James Duffield Harding (1798-1863)

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    James Duffield Harding (1798-1863) was an English landscape painter. Harding was the son of an artist, and took to the same vocation at an early age. He first studied painting and engraving, and then took up watercolour.

    Harding was in the main a watercolour painter and a lithographer, but he produced various oil paintings both at the beginning and towards the end of his career. He frequently contributed to the exhibitions of the Watercolour Society, of which he became an associate in 1821, and a full member in 1822. He also engaged in teaching, and published several books on the arts.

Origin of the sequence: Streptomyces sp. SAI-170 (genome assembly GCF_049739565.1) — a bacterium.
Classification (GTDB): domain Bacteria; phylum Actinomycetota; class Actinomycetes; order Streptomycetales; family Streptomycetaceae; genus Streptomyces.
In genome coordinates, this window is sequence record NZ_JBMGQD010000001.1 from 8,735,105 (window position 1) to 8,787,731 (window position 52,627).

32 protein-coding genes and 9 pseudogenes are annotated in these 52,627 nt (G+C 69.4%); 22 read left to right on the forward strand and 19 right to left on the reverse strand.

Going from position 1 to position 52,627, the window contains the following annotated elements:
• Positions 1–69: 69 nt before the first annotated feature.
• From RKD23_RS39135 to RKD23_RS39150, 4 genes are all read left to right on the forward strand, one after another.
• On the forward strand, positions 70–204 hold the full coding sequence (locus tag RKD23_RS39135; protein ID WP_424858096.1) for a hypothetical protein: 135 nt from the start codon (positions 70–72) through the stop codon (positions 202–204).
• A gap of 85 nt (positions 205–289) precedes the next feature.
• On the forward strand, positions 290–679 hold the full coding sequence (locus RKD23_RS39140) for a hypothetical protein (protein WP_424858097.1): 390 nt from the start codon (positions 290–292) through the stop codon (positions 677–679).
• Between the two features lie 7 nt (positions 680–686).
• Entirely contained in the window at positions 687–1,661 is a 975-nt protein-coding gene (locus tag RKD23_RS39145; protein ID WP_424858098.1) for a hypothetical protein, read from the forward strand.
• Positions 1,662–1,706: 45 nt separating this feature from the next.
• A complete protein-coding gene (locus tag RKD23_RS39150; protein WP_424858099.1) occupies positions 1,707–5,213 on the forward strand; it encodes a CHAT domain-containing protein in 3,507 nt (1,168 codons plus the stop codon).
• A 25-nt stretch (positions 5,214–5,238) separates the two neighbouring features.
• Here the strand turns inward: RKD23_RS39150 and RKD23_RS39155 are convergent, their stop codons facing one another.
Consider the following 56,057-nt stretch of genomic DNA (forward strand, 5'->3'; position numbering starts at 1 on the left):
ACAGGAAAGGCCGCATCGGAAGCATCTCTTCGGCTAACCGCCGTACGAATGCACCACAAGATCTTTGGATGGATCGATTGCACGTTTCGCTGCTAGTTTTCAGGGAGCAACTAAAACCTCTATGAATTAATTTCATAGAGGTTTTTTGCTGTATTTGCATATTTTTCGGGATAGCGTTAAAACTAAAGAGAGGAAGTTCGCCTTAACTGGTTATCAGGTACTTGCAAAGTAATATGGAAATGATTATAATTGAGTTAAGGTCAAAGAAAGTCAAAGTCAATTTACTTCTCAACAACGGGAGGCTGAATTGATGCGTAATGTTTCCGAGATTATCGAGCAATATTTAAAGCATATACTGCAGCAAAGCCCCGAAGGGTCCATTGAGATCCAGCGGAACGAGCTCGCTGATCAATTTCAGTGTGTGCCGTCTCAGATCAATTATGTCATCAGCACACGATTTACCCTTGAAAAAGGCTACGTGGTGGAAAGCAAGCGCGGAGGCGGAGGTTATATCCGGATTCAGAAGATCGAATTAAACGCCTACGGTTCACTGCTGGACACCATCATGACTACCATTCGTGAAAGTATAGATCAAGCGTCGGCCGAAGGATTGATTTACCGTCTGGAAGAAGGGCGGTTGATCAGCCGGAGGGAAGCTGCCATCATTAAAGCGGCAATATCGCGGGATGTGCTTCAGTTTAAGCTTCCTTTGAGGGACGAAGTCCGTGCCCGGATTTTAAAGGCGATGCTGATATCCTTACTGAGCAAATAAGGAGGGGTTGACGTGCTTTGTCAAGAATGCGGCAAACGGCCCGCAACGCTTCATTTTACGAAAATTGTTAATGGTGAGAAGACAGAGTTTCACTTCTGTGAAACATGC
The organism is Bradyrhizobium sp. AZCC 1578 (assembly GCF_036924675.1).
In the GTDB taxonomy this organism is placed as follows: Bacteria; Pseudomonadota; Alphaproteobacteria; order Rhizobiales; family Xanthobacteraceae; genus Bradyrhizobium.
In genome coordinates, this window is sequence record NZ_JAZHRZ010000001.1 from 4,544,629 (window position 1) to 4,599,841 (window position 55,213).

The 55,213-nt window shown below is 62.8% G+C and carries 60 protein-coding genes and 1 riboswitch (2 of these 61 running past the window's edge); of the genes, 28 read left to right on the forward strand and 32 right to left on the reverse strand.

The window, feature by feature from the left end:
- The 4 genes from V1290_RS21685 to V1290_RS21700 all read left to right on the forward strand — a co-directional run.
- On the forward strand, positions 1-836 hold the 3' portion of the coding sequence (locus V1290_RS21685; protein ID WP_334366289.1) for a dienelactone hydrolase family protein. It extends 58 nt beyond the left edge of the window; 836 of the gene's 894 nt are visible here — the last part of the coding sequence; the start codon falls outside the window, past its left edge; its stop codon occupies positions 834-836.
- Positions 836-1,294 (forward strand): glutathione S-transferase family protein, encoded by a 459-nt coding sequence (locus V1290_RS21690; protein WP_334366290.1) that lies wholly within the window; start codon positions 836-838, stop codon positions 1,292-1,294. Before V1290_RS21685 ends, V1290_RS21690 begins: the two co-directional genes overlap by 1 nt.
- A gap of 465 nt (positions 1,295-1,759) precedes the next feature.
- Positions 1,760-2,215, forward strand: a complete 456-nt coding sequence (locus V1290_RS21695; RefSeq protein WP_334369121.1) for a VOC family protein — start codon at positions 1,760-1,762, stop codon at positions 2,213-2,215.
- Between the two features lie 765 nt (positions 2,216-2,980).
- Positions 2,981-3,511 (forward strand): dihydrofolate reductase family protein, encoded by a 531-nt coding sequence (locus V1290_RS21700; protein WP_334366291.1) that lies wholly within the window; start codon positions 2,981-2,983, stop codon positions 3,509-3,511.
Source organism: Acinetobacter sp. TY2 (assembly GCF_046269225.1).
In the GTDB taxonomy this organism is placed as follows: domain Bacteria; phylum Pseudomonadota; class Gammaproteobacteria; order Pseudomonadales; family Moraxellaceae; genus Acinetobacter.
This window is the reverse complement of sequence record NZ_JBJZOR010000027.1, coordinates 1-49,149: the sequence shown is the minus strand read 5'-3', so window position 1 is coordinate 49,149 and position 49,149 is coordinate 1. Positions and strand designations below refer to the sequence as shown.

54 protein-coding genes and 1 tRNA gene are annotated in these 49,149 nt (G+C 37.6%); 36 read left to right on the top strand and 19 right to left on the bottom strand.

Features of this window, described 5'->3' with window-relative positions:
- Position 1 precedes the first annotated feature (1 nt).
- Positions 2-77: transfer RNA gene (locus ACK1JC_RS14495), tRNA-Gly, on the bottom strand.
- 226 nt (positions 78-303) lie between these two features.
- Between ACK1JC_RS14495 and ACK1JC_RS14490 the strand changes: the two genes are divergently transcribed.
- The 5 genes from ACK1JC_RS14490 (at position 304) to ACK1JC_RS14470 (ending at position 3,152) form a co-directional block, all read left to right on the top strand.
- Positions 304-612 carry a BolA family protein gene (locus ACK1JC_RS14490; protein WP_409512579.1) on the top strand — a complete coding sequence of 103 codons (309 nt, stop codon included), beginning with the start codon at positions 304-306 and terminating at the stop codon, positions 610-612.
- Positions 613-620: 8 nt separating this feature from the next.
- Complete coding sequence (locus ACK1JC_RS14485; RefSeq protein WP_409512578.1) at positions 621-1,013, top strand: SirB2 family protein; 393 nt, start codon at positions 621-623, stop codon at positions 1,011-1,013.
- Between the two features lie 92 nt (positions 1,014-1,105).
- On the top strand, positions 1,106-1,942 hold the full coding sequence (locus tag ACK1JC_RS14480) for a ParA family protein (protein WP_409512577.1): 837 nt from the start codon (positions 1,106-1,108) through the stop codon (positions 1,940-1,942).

Harding was noted for facility, sureness of hand, nicety of touch, and the various qualities which go to make up an elegant, highly trained, and accomplished sketcher from nature, and composer of picturesque landscape material. He was particularly skilful in the treatment of foliage. He was the inventor of "Harding's papers" (paper in different tints and textures for sketching).

    He received two gold medals from the Academie des Beaux-Arts for his lithographic plates. He died at Barnes on the 4th of December 1863.